4. GREAT RUNNERS, GREAT RACES & GREAT RIVALRIES. Scandinavia has a long tradition of track and field athletics, especially middle and long distance running. Many but not all of the great rivalries have come from Great Britain as well as the Baltic countries. This talk explores the history of some of these events.

5 REMARKABLE STORIES FROM THE BALTIC OLYMPICS. Some remarkable stories have emerged from the Olympic Games held in the Baltic cities of Stockholm (1912), Antwerp (1920), Amsterdam (1928), Berlin (1936), Helsinki (1952) and Moscow (1980), which audiences will find intriguing.

Several Olympics have been controversial but none more so than Berlin in 1936. The Games were extremely well organised and the facilities for the athletes outstanding; also several innovations took place, but it was a major propaganda exercise for the Nazi regime with sinister events going on in the background. (This has been a very popular talk).

7. LOS ANGELES 1932 and 1984.
The city has twice been host to the Olympic Games. A comparison is made between the two occasions with some fascinating stories relating to the history of the times.

8. AHISTORY OF THE OLYMPIC GAMES from ancient Greece to the modern era. (2 talks)
The ancient Olympics had very different events and qualification criteria to those of the modern era, started in 1896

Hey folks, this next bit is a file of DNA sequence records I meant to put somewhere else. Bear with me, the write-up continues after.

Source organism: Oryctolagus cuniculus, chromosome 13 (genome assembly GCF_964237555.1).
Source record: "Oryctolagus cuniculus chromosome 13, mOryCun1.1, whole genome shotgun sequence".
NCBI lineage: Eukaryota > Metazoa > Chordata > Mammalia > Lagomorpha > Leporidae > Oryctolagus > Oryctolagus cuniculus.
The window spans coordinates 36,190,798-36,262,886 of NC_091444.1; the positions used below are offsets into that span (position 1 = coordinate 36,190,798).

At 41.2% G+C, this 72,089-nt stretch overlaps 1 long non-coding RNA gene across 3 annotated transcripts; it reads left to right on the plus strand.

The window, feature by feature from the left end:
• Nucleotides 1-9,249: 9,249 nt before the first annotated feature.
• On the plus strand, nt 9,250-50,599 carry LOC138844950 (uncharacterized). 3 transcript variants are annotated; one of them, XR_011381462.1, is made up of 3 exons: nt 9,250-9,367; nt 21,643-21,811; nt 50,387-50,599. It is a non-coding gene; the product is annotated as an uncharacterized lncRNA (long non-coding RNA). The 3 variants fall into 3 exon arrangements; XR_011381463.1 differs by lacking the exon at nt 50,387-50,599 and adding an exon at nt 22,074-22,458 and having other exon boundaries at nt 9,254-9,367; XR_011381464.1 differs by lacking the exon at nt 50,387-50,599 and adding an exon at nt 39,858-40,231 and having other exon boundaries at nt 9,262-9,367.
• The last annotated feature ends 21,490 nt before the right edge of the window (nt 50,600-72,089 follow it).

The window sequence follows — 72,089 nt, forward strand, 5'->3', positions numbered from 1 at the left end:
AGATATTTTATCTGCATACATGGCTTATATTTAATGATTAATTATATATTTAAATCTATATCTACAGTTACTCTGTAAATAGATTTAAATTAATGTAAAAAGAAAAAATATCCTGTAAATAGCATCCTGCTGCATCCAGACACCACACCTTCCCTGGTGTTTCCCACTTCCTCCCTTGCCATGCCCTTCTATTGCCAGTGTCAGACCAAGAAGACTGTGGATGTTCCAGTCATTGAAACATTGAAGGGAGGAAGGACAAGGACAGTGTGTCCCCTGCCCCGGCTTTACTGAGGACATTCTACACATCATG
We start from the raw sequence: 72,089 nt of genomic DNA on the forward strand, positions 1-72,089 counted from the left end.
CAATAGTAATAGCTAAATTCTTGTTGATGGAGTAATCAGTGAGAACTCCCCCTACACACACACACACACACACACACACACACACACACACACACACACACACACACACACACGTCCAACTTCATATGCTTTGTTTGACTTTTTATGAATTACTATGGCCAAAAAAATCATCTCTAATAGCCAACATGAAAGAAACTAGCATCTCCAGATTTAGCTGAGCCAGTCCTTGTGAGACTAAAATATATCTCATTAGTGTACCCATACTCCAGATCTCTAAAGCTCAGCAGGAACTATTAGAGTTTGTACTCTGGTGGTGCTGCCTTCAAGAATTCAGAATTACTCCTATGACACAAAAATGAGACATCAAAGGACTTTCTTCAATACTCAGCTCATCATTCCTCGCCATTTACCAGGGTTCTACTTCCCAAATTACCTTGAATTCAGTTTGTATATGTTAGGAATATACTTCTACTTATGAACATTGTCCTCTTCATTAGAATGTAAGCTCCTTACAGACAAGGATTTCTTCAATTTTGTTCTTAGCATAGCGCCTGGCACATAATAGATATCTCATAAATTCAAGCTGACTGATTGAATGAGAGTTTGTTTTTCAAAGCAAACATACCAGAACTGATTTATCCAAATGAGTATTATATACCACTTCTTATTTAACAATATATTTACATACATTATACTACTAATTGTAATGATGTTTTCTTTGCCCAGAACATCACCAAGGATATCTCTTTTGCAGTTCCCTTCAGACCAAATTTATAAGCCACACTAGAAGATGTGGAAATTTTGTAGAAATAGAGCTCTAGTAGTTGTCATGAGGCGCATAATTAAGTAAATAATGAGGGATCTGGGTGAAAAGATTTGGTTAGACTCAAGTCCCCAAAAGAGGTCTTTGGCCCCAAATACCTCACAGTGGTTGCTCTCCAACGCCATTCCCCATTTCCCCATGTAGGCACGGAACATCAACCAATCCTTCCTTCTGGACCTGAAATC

A history and origin of the marathon along with some remarkable winners including some old athletic friends who were great marathon runners, notably Ron Hill, Tim Johnston & Eamonn Martin.

10. THE LONDON OLYMPICS - 1908, 1948 & 2012. London has hosted the Games three times, twice by 'default' and there have been some wonderful stories.
6 talks given on Saga Pearl II (42 day Caribbean cruise) - November to December 2016.

4 talks given on Marella Discovery (14 day Baltic cruise) - 12 September to 26 September 2018

8 talks given on 'Diamond' Princess M843 & M901 (21 day SE Asia cruise) - 19 December 2018 t o 9 January 2019

8 talks given on Ruby Princess R915 (15 days Los Angeles to Hawaii - 8 April 2019 to 23 April 019
The following recent Cruise History has been recorded for this candidate.
Ruby Princess R915 Hawaiian Islands 15 Los Angeles, California Monday, April 8, 2019
Diamond Princess M901 Malaysian Peninsula & Indonesia 13 Singapore Saturday, December 29, 2018
Diamond Princess M843 Southeast Asia from Singapore 11 Singapore Wednesday, December 19, 2018
Saga Pearl 11 P2165 Grand Caribbean Adventure 42 Southampton Tuesday, November 8, 2016